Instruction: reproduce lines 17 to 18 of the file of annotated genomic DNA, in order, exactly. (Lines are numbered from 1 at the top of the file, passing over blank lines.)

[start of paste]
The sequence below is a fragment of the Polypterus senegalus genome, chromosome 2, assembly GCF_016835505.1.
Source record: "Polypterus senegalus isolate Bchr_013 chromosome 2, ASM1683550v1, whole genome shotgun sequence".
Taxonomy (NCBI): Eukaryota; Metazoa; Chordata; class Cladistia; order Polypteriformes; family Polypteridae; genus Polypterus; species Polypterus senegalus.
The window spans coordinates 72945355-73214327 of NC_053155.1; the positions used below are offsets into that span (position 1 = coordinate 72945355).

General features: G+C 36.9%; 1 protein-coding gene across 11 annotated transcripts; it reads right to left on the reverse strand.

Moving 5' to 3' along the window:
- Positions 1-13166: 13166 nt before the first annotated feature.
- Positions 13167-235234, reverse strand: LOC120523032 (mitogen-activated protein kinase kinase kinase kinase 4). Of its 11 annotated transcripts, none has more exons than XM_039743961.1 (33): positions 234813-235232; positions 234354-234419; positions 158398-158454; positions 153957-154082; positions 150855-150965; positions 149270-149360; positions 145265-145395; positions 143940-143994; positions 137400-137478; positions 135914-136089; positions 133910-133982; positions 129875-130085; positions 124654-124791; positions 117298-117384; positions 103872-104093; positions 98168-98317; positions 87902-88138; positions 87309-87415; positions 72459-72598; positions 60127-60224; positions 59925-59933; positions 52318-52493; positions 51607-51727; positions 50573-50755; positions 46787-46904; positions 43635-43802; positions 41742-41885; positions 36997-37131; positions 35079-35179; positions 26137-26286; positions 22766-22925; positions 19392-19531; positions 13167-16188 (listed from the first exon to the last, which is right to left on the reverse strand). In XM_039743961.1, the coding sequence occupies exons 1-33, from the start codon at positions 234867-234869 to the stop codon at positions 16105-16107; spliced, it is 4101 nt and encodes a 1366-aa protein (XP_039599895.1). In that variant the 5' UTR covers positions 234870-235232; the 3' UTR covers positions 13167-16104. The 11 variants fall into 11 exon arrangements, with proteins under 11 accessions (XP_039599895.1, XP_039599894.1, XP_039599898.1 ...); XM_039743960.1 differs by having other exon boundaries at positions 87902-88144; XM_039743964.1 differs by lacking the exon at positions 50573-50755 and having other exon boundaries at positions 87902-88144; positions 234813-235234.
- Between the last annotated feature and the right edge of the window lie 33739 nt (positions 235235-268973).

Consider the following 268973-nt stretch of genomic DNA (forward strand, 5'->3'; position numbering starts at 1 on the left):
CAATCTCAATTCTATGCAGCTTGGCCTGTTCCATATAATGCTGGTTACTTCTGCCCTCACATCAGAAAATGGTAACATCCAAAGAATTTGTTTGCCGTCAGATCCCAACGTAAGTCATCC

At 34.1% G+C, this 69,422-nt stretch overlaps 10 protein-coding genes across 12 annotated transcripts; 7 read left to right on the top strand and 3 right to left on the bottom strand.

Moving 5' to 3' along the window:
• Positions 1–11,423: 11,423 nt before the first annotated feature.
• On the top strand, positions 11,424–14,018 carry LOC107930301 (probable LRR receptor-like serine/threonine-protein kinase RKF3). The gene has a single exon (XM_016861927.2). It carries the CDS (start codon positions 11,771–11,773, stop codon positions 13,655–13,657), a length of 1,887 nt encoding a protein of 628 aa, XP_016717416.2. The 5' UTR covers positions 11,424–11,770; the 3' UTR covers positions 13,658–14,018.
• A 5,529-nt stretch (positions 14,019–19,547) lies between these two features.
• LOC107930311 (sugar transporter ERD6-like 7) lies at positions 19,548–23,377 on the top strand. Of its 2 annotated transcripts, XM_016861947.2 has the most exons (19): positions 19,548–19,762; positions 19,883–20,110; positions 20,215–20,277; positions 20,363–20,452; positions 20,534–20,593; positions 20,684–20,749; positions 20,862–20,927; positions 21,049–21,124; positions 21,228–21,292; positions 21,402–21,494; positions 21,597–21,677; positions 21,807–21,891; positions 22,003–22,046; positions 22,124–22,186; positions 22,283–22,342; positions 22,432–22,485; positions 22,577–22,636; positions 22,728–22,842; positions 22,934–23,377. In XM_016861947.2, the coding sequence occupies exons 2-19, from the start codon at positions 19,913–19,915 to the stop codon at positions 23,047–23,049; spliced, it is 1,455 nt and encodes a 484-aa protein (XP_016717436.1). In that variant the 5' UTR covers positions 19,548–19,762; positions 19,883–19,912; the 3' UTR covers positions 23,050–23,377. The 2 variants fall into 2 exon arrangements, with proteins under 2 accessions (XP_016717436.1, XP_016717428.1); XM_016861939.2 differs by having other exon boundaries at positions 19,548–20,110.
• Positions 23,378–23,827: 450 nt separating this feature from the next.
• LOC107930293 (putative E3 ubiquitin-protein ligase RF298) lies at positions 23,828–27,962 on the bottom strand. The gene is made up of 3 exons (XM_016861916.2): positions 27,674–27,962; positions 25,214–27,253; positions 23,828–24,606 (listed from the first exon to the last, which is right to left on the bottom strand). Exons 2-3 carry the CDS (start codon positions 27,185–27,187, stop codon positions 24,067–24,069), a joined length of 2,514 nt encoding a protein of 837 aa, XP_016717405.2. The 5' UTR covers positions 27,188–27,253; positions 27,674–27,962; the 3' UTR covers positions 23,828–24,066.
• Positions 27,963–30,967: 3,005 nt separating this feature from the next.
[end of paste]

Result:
• LOC107930311 (sugar transporter ERD6-like 7) lies at positions 19,548–23,377 on the top strand. Of its 2 annotated transcripts, XM_016861947.2 has the most exons (19): positions 19,548–19,762; positions 19,883–20,110; positions 20,215–20,277; positions 20,363–20,452; positions 20,534–20,593; positions 20,684–20,749; positions 20,862–20,927; positions 21,049–21,124; positions 21,228–21,292; positions 21,402–21,494; positions 21,597–21,677; positions 21,807–21,891; positions 22,003–22,046; positions 22,124–22,186; positions 22,283–22,342; positions 22,432–22,485; positions 22,577–22,636; positions 22,728–22,842; positions 22,934–23,377. In XM_016861947.2, the coding sequence occupies exons 2-19, from the start codon at positions 19,913–19,915 to the stop codon at positions 23,047–23,049; spliced, it is 1,455 nt and encodes a 484-aa protein (XP_016717436.1). In that variant the 5' UTR covers positions 19,548–19,762; positions 19,883–19,912; the 3' UTR covers positions 23,050–23,377. The 2 variants fall into 2 exon arrangements, with proteins under 2 accessions (XP_016717436.1, XP_016717428.1); XM_016861939.2 differs by having other exon boundaries at positions 19,548–20,110.
• Positions 23,378–23,827: 450 nt separating this feature from the next.